Visit our social channels!
Facebook
Twitter
Tumblr
YouTube
Pinterest
December 3, 2015
Review: Company XIV’s ‘Nutcracker Rouge’
Brett Umlauf (on left wearing black boots) and Laura Careless (on right) with cast members of Nutcracker Rouge
Brett Umlauf (on left wearing black boots) and Laura Careless (on right) with cast members of Nutcracker Rouge. Photo credit: Mark Shelby Perry.

Advertised as a “baroque-burlesque confection” and hailed all over New York as a holiday wonder, Company XIV’s Nutcracker Rouge truly lives up to its reputation. Part circus, part dance, and part opera—among other things—Austin McCormick’s creation brings together all corners of the theatrical world into one voluminous, sexy, opulent, and overall spectacular evening.

In a twist on the traditional Nutcracker storyline, our protagonist, Marie-Claire, receives a Nutcracker doll from Madame Drosselmeyer, played by Shelley Watson. Ms. Watson shines as the blonde bombshell, whose magic takes Marie-Claire on a journey to a land of sin and sweets, where she is transformed into the Sugar Plum fairy. As the evening’s narrator and instigator, Ms. Watson radiates energy from every pore. She dazzles the audience with her impressive opera, comedic interludes, and cheeky stripteases, and brings just the right amount of tongue-in-cheek to Marie-Claire’s odyssey.

Laura Careless and Steven Trumon Gray in Nutcracker Rouge. Photo credit: Mark Shelby Perry.
Laura Careless and Steven Trumon Gray in Nutcracker Rouge. Photo credit: Mark Shelby Perry.

Laura Careless is dazzling as Marie-Claire. Her transformation from innocent girl to sensual Sugar Plum is danced, and played, gorgeously. Ms. Careless’s Royal Ballet and Juilliard training are evident, as is her status as Company XIV’s Prima, in an acrobatic and carnal grand pas de deux with the Nutcracker Prince, danced by Steven Trumon Gray.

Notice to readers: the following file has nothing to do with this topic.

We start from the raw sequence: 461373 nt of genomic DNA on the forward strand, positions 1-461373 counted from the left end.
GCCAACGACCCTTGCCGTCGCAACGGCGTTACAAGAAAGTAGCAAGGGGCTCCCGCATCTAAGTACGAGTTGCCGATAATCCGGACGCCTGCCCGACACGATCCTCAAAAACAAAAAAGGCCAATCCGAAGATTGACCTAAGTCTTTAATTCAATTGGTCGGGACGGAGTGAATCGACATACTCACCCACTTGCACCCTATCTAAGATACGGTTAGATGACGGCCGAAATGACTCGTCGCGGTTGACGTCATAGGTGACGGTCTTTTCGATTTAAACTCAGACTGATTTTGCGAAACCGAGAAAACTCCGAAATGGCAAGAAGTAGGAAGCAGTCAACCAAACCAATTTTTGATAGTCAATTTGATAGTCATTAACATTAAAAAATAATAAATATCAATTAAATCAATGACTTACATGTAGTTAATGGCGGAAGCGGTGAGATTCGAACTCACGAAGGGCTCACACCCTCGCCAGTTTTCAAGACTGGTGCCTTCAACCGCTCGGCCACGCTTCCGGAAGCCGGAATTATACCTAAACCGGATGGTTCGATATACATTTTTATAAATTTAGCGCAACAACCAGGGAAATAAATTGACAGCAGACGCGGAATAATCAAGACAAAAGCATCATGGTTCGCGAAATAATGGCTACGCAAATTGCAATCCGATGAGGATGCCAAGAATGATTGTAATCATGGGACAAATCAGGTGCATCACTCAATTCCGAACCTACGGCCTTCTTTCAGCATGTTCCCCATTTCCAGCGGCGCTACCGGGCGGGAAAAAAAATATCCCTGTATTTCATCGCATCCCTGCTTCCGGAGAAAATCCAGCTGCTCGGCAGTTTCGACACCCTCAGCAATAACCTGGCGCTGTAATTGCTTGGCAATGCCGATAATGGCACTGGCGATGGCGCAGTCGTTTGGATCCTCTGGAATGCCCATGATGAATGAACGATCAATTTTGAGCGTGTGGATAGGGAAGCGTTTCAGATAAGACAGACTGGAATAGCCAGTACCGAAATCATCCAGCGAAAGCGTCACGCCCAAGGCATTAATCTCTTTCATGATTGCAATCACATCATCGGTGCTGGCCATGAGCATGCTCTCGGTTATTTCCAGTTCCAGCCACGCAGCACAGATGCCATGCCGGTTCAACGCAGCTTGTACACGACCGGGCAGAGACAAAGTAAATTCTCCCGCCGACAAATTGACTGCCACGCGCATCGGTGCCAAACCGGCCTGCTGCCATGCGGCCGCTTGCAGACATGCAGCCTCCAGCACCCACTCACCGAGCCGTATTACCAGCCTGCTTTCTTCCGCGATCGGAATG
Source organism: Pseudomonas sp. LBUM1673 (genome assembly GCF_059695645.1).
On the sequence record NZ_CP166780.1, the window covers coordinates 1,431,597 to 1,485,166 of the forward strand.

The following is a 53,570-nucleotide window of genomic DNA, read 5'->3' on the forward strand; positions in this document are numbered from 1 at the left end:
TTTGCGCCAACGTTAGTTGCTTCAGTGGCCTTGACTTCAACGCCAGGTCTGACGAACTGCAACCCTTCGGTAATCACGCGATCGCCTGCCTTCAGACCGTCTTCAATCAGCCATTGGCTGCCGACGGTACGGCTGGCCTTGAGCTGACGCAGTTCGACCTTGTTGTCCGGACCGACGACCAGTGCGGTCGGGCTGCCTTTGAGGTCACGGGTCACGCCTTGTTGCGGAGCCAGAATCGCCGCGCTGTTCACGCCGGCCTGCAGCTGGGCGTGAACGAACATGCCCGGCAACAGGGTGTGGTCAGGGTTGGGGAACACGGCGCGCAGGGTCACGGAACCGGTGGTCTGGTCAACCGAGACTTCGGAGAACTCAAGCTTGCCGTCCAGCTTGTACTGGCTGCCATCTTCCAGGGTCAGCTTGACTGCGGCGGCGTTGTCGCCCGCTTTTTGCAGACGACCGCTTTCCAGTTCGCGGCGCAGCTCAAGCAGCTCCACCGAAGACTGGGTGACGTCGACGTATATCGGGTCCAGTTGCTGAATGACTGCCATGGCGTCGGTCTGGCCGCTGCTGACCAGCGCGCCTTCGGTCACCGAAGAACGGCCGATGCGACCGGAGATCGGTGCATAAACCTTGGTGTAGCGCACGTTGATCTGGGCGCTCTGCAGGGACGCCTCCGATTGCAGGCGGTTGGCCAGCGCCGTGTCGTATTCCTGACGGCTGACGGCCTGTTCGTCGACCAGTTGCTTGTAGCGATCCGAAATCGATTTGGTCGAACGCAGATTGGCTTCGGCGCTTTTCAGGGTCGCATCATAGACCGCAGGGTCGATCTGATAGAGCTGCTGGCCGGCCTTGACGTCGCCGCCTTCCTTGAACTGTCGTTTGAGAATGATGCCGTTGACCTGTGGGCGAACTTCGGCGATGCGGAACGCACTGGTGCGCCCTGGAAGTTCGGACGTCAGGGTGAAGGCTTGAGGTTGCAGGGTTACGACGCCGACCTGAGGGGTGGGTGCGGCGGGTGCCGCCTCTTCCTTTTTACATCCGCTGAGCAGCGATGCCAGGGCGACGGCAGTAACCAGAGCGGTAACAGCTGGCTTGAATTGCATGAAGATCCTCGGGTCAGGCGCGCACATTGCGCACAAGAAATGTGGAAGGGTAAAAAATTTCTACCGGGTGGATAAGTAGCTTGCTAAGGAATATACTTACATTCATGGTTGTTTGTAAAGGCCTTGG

Mr. McCormick’s production utilizes Tchaikovsky’s original score throughout, but creatively peppers it with jazz by the likes of Duke Ellington and Josephine Baker, reimagined versions of traditional Nutcracker music, and arrangements of popular songs that are barely recognizable. The most memorable of the latter was a glittering vocal and aerial solo, performed by Marcy Richardson, to a stripped down, French version of Sia’s "Chandelier". Ms. Richardson’s crystalline soprano and skill on the aerial hoop combined for a tableau so mesmerizing that the audience had its collective breath taken away.

The evening was full of similarly impressive acts: aerial, voice, and dance alike. Among them, a ‘Turkish Delight’ trapeze act by twins Nicholas and Ross Katen, a raunchy can-can, and a sparkling arrangement of Lady Gaga’s "Alejandro", performed by Brett Umlauf and Marcy Richardson.

Mr. McCormick’s brainchild is at once dramatic, technical, hilarious, and kinky, and all aspects of Nutcracker Rouge are enormously successful.

Share this post to Social Media

Other Interesting Posts

LEAVE A COMMENT!

Or instantly Log In with Facebook